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2:05am

Wed April 4, 2012
U.S.

Activist Puts Albany Neighborhood On The Bus Map

Originally published on Wed April 4, 2012 1:47 pm

Willie White pushed for the creation of a new bus route for his previously underserved neighborhood in Albany, N.Y.
Marie Cusick for NPR

The New York state capital, Albany, is a gathering place for the state's most powerful people.

But in the city's poor and predominately black South End neighborhood, many residents once felt powerless.

They had repeatedly asked for better public transit for South End, an area plagued with poverty and crime not far from New York's gated governor's mansion.

Today, the city's Route 100 bus glides easily up Morton Avenue, a steep hill in the South End neighborhood. Many feel there would be no Route 100 if not for the efforts of local resident Willie White.

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2:04am

Wed April 4, 2012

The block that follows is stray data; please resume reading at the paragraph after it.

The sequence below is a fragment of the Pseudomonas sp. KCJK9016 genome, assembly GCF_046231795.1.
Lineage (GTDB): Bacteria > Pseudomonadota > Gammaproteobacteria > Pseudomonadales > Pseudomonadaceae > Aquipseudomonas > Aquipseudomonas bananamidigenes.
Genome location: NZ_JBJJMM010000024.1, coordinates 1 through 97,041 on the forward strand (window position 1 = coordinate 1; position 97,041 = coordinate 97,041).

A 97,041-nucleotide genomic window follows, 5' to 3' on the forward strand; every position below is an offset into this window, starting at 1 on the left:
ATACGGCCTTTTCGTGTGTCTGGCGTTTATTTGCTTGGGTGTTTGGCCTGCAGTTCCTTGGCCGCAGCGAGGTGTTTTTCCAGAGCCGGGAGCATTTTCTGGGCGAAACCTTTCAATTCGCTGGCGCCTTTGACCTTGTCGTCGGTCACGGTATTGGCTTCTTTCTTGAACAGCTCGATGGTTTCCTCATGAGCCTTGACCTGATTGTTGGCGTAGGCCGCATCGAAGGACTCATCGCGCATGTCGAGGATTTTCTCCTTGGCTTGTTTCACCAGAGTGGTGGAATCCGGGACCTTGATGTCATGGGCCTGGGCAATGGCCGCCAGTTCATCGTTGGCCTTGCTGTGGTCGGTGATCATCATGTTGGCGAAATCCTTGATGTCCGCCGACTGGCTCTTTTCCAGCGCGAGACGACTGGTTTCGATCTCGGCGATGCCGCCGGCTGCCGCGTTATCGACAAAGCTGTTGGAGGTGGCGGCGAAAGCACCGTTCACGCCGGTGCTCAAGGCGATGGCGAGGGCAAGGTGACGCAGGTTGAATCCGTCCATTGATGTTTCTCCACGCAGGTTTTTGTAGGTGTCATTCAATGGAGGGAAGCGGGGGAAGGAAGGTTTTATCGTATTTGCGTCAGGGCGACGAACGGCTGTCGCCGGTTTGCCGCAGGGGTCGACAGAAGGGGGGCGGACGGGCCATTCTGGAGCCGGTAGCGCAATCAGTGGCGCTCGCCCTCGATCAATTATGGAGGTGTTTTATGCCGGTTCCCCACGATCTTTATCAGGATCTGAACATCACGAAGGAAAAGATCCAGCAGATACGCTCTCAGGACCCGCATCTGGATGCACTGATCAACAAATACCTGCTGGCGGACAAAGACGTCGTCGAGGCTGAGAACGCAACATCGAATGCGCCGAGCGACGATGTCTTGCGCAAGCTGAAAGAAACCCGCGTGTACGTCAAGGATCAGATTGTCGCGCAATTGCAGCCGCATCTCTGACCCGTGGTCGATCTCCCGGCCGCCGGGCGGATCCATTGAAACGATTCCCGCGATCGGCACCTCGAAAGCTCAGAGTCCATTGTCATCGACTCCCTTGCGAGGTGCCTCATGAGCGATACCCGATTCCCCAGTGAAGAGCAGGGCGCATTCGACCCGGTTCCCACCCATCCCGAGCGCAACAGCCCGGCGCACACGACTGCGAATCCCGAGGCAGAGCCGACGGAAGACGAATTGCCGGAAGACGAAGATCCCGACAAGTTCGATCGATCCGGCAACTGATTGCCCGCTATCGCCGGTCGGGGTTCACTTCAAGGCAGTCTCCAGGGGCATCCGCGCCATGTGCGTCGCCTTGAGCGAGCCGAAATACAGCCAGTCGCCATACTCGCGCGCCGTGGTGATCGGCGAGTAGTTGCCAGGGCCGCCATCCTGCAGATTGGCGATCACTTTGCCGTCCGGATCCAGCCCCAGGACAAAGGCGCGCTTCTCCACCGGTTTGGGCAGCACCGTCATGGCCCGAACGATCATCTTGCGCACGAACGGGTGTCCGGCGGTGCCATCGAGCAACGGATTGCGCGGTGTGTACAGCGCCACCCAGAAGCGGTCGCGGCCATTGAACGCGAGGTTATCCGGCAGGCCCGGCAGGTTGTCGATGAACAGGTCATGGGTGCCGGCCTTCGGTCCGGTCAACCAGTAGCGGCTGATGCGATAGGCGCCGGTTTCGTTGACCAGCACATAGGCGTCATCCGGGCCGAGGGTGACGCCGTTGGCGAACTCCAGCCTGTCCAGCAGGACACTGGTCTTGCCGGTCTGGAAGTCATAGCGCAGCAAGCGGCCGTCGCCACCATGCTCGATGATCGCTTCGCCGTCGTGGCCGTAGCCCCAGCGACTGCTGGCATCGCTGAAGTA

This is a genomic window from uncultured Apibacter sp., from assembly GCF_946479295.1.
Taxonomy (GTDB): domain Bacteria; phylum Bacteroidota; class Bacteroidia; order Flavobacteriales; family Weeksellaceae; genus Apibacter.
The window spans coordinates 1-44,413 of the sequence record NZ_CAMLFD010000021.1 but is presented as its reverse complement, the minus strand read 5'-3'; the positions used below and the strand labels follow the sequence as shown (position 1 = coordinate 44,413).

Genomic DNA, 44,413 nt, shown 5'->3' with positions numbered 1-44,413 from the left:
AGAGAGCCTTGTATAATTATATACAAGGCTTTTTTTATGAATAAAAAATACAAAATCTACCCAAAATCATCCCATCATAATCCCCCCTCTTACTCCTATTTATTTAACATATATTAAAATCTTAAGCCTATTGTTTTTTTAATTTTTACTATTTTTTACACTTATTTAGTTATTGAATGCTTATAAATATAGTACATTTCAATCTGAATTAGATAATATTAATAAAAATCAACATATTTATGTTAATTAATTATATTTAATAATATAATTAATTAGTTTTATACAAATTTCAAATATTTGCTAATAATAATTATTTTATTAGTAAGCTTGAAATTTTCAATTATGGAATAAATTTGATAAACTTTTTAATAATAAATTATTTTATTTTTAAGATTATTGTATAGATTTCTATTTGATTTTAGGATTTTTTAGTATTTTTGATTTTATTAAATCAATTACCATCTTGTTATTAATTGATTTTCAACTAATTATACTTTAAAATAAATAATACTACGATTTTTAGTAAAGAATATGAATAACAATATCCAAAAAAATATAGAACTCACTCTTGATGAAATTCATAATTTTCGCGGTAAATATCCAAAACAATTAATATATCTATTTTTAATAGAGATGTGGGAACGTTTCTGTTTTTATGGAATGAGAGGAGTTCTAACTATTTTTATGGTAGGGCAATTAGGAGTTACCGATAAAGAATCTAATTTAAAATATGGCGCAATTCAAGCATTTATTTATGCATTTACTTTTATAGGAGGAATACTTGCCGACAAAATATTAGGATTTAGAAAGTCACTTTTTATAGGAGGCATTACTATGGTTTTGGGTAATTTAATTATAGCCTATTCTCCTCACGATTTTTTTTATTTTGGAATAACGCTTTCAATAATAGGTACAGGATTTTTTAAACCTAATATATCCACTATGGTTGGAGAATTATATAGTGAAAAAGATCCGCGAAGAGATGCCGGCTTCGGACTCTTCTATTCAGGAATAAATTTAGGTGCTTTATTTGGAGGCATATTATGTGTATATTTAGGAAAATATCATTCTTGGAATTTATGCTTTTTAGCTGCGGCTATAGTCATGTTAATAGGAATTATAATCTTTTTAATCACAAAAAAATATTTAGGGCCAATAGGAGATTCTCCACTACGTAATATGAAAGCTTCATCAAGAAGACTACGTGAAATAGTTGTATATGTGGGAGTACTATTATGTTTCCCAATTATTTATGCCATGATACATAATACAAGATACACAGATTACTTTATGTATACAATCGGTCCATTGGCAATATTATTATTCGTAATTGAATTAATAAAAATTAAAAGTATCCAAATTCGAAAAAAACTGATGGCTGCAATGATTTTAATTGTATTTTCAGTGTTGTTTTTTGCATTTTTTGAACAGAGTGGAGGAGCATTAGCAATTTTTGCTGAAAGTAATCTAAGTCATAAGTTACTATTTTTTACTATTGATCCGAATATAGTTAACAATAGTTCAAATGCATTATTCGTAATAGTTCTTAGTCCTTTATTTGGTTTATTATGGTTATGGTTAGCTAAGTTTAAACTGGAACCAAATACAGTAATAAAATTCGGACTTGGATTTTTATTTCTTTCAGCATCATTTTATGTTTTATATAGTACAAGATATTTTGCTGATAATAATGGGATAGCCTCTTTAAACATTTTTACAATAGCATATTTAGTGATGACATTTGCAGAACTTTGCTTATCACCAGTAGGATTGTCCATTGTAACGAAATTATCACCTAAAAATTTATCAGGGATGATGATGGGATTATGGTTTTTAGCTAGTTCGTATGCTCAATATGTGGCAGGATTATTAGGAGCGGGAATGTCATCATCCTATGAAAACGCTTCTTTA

Sports

U.S. Rhythmic Gymnastics Star Readies For London

Rhythmic gymnast Julie Zetlin, seen here during last October's Pan-American Games, hopes to win a medal for the United States at the Summer Olympics in London.
Martin Bernetti AFP/Getty Images

2:03am

Wed April 4, 2012
Latin America

An Upgrade, And Bigger Ships, For The Panama Canal

Originally published on Wed April 4, 2012 7:17 pm

The Panama Canal is undergoing its biggest overhaul since it was opened nearly a century ago. A third channel is being built, which will allow more and larger ships to pass through.
Arnulfo Franco AP

Two giant ships move through the Panama Canal's two parallel channels at the Miraflores locks, heading toward the Pacific Ocean.

The orange and white Bow Summer is a tanker. The deck of the Ever Dynamic is stacked high with burgundy and blue shipping containers. More boats like these are backed up in both the Pacific and the Atlantic waiting to enter the narrow waterway.

Global trade has grown dramatically, but the Panama Canal — one of the most vital transit routes — hasn't changed its basic structure since it opened in 1914.

But that is about to change.